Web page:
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Aimsel Ponti

Aimsel Ponti is a Content Producer at and a music writer for and the Portland Press Herald. She has been obsessed with - and inspired by - music since she listened to Monkees records borrowed from the town library when she was six years old. She bought her first Rolling Stones record at a flea market when she was in 7th grade and discovered David Bowie a year later. She's a HUGE fan of the local music scene and covers it along with national musical happenings in her "Face the Music" column and with artist interviews that appear in print in the Portland Press Herald and online at You'll also find her out and about absorbing live music like a sponge and roaming around local record shops and flea markets. Aimsel is also the host of Music from 207 on 98.9 WCLZ and appears monthly on the News Center Maine TV show “207” to talk of course.

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Posted: April 23, 2015

A Q&A with Grammy-winning singer-songwriter Paula Cole

Written by: Aimsel Ponti
Paula Cole. Courtesy photo

Erica McDonald photo


Grammy-winning singer-songwriter Paula Cole has just released her seventh album, “Seven,” and heads to Maine this weekend for two performances.

Her recording career began in 1994 with “Harbinger.” In 1996 “This Fire” propelled Cole to stardom with the hits “Where Have All the Cowboys Gone” and “I Don’t Want to Wait.”

After releasing “Amen” in 1999, Cole took a hiatus from the music business before returning in 2007 with “Courage.” Albums “Ithaca” and “Raven” followed. Although major commercial success has eluded her since the ’90s, she remains a vibrant artist with a huge voice that has kept many loyal fans going out to her shows.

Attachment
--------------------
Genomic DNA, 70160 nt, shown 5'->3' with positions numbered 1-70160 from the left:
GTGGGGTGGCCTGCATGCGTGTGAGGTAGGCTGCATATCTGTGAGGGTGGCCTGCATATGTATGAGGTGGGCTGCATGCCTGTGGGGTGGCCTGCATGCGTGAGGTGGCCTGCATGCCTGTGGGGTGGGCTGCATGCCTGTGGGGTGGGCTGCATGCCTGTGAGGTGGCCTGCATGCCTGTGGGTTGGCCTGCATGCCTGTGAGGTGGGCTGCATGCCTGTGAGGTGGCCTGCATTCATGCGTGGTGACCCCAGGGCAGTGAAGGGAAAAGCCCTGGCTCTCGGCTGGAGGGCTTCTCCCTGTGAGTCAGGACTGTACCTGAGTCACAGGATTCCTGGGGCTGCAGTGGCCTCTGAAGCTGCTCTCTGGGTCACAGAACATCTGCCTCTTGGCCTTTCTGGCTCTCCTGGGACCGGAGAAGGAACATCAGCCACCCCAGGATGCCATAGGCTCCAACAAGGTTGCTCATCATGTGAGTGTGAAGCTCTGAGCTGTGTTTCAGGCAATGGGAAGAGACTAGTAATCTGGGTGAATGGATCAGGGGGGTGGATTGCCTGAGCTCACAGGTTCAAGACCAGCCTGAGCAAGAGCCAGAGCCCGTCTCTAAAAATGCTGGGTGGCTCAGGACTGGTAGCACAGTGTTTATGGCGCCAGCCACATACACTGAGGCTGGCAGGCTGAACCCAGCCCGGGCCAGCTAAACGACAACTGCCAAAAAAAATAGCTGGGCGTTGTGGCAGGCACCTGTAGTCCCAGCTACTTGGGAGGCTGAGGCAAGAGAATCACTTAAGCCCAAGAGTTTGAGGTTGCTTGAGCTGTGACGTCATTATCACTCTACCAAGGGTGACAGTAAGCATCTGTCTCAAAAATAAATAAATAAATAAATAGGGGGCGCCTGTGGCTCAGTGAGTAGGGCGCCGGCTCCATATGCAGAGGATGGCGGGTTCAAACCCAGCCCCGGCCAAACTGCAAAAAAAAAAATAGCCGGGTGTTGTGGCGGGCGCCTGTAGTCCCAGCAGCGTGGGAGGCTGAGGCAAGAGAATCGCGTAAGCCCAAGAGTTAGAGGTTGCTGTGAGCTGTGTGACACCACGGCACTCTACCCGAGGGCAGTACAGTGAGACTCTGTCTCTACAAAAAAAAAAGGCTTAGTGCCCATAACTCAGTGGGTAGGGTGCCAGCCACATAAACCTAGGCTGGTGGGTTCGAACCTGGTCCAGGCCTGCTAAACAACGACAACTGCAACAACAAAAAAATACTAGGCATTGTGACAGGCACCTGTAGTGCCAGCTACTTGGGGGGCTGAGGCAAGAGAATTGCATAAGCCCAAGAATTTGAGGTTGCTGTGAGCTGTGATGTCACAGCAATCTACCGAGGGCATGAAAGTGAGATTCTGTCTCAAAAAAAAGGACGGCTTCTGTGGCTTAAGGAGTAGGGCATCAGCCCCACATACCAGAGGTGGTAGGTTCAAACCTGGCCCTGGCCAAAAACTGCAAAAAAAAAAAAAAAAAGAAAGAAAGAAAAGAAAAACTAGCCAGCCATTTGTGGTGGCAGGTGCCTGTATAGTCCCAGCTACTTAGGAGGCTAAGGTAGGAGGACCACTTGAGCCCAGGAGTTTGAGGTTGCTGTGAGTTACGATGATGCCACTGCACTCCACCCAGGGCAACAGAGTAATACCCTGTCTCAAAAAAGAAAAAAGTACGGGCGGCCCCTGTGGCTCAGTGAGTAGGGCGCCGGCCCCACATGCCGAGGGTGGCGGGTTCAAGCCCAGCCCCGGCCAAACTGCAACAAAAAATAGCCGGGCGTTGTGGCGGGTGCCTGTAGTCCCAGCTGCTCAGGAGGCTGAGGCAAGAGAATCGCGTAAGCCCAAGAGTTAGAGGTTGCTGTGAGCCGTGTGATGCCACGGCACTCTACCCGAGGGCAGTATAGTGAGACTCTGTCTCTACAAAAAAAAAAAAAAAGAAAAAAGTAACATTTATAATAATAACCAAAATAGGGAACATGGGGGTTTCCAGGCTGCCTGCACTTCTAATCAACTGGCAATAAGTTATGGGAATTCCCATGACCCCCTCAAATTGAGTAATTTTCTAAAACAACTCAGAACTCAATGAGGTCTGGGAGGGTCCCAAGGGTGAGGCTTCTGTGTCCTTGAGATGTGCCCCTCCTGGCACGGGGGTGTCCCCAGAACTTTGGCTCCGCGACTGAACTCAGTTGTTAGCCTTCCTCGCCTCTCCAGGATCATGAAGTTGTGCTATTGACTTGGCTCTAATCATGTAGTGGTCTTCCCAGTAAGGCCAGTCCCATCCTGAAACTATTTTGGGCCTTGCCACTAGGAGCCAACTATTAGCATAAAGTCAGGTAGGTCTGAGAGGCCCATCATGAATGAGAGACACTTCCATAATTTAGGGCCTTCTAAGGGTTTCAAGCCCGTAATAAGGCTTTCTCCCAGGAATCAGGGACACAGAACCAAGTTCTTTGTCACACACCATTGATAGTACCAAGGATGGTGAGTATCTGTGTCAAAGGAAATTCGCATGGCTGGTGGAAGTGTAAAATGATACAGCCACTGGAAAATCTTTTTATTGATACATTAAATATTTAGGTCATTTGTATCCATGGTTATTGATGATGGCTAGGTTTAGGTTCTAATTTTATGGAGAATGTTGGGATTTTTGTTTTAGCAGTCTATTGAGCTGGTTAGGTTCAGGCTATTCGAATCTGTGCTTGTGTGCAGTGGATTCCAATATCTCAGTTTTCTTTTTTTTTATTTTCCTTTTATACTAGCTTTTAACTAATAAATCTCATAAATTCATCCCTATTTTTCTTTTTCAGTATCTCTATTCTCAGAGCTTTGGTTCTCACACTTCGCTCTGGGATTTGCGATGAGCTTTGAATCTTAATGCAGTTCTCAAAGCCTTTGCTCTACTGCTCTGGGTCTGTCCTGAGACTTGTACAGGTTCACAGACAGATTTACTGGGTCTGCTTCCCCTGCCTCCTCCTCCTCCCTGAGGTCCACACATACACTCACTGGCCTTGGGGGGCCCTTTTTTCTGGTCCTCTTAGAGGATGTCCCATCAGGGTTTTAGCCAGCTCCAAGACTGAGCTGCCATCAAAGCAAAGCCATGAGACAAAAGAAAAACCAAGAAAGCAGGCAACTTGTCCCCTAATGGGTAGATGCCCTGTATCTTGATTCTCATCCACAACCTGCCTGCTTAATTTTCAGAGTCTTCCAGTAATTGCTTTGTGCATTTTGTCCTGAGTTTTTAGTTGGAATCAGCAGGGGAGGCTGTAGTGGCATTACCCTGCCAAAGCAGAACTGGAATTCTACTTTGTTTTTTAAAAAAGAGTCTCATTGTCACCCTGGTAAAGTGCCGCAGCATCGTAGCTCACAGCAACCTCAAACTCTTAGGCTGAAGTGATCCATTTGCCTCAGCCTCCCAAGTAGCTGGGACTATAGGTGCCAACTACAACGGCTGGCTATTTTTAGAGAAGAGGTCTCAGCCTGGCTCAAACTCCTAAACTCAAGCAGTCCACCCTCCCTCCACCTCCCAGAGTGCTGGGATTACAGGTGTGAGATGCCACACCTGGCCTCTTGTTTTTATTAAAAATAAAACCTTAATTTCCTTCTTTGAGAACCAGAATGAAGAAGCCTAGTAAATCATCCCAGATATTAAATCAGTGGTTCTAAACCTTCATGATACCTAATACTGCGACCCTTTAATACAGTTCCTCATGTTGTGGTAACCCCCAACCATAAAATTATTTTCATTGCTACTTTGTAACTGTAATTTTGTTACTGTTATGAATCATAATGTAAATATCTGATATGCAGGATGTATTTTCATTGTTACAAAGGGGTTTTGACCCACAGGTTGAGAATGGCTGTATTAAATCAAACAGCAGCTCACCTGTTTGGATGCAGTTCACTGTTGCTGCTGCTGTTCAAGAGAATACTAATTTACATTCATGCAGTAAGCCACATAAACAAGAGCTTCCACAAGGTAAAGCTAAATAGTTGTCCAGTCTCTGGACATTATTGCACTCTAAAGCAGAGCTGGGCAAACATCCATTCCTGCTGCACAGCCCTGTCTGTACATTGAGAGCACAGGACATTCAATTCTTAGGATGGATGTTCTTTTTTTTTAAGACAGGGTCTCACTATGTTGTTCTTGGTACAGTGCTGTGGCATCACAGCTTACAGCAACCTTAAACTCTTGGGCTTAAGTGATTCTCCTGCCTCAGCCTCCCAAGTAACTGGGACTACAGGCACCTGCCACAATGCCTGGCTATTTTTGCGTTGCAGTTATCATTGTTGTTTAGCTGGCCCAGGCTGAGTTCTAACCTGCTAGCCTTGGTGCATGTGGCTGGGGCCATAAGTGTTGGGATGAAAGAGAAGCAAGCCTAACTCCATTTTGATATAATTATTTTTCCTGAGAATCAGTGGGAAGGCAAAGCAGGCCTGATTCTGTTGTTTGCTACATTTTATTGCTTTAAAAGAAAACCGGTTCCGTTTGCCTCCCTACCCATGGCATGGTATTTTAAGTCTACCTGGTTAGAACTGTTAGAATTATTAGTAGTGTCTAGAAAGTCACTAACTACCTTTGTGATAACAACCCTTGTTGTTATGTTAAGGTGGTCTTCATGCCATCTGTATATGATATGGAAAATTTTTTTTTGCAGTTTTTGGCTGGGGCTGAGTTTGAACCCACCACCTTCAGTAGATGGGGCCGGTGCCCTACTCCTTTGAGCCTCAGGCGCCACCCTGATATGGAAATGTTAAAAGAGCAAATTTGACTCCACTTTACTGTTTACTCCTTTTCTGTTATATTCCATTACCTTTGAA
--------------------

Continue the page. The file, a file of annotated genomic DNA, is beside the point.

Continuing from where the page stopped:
Cole, 46, is from Rockport, Massachusetts, but she and her 13-year-old daughter, Sky, now call Beverly home. As she was getting ready to head out for a string of dates, she fielded several questions about being an independent artist and making “Seven.”

“Raven” and now “Seven” are both on your own independent label 675 Records. Do you like being an indie artist?

It’s nice to be independent for many reasons, yet another one is that this is my quickest turn-around. It’s only been two years between albums, and that’s my fastest turn-around ever. It’s freer.

Where was the album recorded?

We recorded this in a converted barn of our engineer Chris Rival in North Reading, Massachusetts. He’s kind of an eccentric genius and he constructed this barn by hand.

You originally had different plans for this record … correct?

I was going to record an album of standards and ballads and then the surgery happened.

What happened? I tore my ACL playing tennis. I had the surgery and I was lying about in recovery and once the drugs wore off it was the first time in a very long time that I didn’t have to multitask every day. So I was finally this open portal for inspired songwriting, and all these songs came and I realized that I had a session booked for standards. But all these song were here and I almost felt a spiritual duty to the songs; they come first. So I kept the same instrumentation, a very acoustic set-up and just went with it, even though it seemed very odd. I think it was very healthy to be acoustic and performance driven.